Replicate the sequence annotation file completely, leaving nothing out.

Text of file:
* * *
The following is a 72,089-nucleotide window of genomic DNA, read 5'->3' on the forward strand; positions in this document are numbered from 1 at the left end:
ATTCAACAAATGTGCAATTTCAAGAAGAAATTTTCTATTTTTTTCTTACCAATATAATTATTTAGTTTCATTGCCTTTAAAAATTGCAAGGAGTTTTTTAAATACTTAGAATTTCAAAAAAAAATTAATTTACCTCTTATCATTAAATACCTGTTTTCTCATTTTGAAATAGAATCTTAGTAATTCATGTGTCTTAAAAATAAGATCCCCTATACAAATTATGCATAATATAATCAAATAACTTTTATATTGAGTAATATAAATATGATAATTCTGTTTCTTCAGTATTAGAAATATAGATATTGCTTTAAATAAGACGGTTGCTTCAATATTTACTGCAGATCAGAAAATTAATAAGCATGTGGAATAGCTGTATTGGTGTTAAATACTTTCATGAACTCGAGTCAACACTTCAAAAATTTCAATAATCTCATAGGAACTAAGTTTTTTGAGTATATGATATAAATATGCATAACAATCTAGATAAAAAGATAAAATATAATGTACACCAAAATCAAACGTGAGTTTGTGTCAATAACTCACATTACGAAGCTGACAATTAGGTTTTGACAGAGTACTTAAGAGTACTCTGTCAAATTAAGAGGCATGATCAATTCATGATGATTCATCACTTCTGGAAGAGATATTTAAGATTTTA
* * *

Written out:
The following is a 72,089-nucleotide window of genomic DNA, read 5'->3' on the forward strand; positions in this document are numbered from 1 at the left end:
ATTCAACAAATGTGCAATTTCAAGAAGAAATTTTCTATTTTTTTCTTACCAATATAATTATTTAGTTTCATTGCCTTTAAAAATTGCAAGGAGTTTTTTAAATACTTAGAATTTCAAAAAAAAATTAATTTACCTCTTATCATTAAATACCTGTTTTCTCATTTTGAAATAGAATCTTAGTAATTCATGTGTCTTAAAAATAAGATCCCCTATACAAATTATGCATAATATAATCAAATAACTTTTATATTGAGTAATATAAATATGATAATTCTGTTTCTTCAGTATTAGAAATATAGATATTGCTTTAAATAAGACGGTTGCTTCAATATTTACTGCAGATCAGAAAATTAATAAGCATGTGGAATAGCTGTATTGGTGTTAAATACTTTCATGAACTCGAGTCAACACTTCAAAAATTTCAATAATCTCATAGGAACTAAGTTTTTTGAGTATATGATATAAATATGCATAACAATCTAGATAAAAAGATAAAATATAATGTACACCAAAATCAAACGTGAGTTTGTGTCAATAACTCACATTACGAAGCTGACAATTAGGTTTTGACAGAGTACTTAAGAGTACTCTGTCAAATTAAGAGGCATGATCAATTCATGATGATTCATCACTTCTGGAAGAGATATTTAAGATTTTA